Supply chain fears drive government into u-turn over 'pinged' hauliers' need to isolate
Haulier anger forced the UK government into yet another u-turn over the weekend: amid fears ...
Amid major bottlenecks in the UK’s post-Brexit border regime, Netherlands-headquartered Customs Support Group (CSG) has acquired customs broker UK Customs Solutions (UKCS).
Based in Felixstowe, Nottingham, Glasgow and Dover, UKCS and its 150 staff expands CSG’s UK strength to 210 and its customer base by around 1,000.
“We are very enthusiastic to join Customs Support Group,” said UKCS MD Bryn Ward. “Our high professional standards and client-driven approach is fully aligned with theirs.”
Frank Weermeijer, CEO of CSG, told The Loadstar: “There has been a massive increase in workload and we can automate a part of that, so it’s not just data entry, we need more capacity to serve the UK and UK clients on the continent.”
As a result of that demand, the company said it would look to develop its staff team in the UK and would not be seeking any redundancies.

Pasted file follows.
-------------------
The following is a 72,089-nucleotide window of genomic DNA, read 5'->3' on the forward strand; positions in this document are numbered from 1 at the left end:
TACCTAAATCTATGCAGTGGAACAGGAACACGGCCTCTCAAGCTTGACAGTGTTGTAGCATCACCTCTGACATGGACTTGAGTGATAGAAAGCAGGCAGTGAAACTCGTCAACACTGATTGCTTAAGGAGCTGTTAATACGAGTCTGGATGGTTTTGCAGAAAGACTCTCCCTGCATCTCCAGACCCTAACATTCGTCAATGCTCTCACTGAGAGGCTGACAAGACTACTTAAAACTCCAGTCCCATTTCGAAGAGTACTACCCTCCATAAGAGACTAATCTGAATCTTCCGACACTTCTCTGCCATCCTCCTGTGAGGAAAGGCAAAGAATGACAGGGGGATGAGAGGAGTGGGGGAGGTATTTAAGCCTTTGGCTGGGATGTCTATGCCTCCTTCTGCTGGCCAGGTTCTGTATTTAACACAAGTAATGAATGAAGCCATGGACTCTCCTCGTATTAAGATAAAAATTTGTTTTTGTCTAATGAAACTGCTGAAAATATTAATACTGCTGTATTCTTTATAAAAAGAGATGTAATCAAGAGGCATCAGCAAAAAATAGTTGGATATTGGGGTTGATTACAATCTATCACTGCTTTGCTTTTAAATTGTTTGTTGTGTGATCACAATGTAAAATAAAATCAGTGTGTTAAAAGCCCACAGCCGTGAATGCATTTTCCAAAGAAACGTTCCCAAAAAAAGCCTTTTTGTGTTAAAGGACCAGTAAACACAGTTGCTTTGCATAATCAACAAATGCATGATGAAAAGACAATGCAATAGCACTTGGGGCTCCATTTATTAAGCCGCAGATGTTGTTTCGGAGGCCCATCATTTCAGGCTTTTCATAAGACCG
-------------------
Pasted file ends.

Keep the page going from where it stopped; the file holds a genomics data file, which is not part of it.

At the time of the 2016 referendum, the UK had 58,381 customs officials and the government said it was targeting an increase of 5,000; but by December 2020, there was an increase of just 16.
Earlier this year, the UK cabinet office rebuked the Road Haulage Association’s assertion that some 40,000-50,000 new officials would be needed to alleviate bottlenecks, dismissing the figure as “an arbitrary industry calculation” and “not… a government target”.
But UK operators say that too little is being done to alleviate the crisis.
“I don’t hear any noises from HMRC that it is being addressed,” Arne Mielken, MD of Customs Manager, told The Loadstar. “Dealing with brokers, broker management, freight forwarder management, checking invoices, understanding preferential trade under the EU-UK TCA; all of these did not matter before, but matter now.
“By Brexiting, we have opened a new set of rules that is highly complex and highly difficult to manage – which needs highly skilled people – and we did not invest enough time and effort to develop these skills.”
Brexit has created a potentially major market for customs specialists in the short-term, says Mr Mielken; but the future is less certain. “For us, Brexit has been a good thing – thank you Brexit, for making customs relevant again!
“For freight forwarders, customs brokers and advisors, there is a lot of opportunity, and a lot of money to be made.
“But for the importer, the exporter, the SME – this is creating higher costs. Some might operate in a market where they can raise prices, but if they cannot, or if their market is not so significant in the UK, they will ditch it. So, this may be a temporary win for us, but I don’t see where Brexit creates an opportunity for them.”